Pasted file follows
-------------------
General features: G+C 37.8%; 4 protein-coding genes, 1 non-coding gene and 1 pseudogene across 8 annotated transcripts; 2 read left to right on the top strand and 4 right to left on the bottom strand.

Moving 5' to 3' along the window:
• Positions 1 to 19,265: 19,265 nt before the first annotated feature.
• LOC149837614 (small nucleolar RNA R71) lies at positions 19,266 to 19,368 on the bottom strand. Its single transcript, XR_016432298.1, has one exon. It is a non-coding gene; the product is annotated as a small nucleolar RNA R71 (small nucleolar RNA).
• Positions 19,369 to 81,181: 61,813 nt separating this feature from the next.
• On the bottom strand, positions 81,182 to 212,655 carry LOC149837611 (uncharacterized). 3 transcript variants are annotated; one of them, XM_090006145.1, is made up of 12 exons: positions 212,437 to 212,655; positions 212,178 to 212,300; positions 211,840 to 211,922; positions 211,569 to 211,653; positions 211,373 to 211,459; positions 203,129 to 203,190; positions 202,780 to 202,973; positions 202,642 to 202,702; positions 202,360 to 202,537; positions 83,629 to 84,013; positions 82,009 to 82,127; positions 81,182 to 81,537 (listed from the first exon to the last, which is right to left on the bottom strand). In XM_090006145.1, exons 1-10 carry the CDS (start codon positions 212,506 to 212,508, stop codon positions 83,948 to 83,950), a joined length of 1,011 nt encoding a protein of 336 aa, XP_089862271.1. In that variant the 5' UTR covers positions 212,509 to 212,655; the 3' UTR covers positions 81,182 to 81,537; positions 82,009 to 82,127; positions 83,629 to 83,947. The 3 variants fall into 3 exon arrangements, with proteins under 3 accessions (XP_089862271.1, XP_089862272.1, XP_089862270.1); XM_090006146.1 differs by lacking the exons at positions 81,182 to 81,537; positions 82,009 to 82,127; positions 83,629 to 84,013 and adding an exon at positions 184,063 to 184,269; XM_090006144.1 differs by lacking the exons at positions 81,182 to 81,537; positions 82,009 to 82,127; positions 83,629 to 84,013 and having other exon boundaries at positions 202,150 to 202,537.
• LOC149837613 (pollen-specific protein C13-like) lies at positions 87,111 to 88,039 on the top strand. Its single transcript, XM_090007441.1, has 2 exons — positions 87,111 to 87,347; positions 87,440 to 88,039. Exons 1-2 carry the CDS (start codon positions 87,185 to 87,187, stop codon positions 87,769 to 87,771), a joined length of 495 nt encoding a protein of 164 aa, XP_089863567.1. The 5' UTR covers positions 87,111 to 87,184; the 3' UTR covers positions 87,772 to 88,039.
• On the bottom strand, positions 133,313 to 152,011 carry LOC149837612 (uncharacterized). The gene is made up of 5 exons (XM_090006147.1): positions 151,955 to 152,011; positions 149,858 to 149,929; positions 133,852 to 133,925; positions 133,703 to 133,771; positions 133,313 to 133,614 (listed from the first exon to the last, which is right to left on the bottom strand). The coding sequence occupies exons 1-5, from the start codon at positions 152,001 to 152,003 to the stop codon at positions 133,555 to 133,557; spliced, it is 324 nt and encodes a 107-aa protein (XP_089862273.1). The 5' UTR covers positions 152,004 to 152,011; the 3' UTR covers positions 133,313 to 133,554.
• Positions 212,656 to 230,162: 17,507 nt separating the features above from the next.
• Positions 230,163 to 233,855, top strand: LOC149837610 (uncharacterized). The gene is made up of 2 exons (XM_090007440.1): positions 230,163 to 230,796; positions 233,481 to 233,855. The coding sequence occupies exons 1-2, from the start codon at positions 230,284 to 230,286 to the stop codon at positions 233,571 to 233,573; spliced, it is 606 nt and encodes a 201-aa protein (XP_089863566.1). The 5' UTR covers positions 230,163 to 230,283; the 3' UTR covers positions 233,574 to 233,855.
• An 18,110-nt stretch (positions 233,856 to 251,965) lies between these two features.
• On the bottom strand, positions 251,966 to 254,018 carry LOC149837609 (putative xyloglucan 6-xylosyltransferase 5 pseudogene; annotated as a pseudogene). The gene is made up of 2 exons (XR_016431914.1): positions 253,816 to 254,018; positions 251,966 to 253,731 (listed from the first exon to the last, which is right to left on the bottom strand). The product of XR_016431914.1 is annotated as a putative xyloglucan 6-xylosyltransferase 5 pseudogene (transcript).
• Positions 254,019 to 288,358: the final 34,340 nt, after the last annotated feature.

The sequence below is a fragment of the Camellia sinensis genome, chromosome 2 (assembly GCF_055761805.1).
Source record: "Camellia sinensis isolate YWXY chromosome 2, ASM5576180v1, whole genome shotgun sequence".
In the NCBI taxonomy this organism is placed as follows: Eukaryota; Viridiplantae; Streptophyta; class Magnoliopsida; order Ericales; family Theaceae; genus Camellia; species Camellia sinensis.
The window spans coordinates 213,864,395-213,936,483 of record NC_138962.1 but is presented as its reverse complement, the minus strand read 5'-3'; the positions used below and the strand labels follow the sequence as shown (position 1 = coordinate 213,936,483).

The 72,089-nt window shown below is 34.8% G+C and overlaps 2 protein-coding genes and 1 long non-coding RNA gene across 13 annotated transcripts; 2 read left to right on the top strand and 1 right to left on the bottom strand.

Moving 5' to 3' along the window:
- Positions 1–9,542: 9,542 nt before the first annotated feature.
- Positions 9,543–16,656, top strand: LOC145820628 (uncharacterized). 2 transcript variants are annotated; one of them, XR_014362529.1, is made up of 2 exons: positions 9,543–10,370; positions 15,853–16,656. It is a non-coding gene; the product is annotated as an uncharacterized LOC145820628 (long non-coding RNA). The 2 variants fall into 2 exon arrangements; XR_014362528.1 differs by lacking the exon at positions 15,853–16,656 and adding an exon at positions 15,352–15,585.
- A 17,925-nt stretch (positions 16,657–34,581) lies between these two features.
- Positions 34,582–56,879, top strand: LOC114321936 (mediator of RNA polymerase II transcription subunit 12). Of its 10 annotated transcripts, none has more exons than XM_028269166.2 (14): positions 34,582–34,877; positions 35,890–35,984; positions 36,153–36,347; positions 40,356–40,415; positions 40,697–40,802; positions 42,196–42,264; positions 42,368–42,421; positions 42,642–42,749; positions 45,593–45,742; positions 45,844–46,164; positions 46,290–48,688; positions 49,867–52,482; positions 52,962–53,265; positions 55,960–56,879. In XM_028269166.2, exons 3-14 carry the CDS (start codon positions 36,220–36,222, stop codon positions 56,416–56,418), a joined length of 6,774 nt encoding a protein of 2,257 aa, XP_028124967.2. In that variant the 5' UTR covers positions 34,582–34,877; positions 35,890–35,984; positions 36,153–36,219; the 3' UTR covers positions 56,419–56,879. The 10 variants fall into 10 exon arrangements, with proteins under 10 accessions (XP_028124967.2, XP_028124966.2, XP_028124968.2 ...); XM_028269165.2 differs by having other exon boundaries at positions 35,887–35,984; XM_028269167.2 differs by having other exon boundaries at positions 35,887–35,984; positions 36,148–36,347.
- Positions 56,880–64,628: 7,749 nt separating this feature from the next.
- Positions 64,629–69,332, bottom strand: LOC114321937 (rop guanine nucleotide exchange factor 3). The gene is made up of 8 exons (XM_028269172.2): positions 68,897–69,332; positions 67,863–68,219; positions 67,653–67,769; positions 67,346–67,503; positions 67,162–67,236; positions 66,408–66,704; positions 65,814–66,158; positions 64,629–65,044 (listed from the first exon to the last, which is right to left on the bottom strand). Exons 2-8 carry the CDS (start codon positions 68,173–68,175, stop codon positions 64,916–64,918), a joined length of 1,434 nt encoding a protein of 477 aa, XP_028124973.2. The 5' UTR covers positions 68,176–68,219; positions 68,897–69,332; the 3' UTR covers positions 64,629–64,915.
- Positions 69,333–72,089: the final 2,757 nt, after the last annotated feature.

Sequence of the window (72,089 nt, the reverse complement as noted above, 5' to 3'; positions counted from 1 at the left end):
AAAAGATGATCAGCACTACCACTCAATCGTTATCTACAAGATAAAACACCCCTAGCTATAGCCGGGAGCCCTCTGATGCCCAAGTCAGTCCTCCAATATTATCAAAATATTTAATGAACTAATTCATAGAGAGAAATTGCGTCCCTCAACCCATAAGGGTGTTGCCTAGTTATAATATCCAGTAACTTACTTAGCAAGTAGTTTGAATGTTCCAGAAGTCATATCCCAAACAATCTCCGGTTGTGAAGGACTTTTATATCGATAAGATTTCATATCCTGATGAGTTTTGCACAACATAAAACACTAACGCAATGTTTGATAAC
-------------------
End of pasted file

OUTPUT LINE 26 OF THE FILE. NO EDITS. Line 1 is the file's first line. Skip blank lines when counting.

- Positions 69,333–72,089: the final 2,757 nt, after the last annotated feature.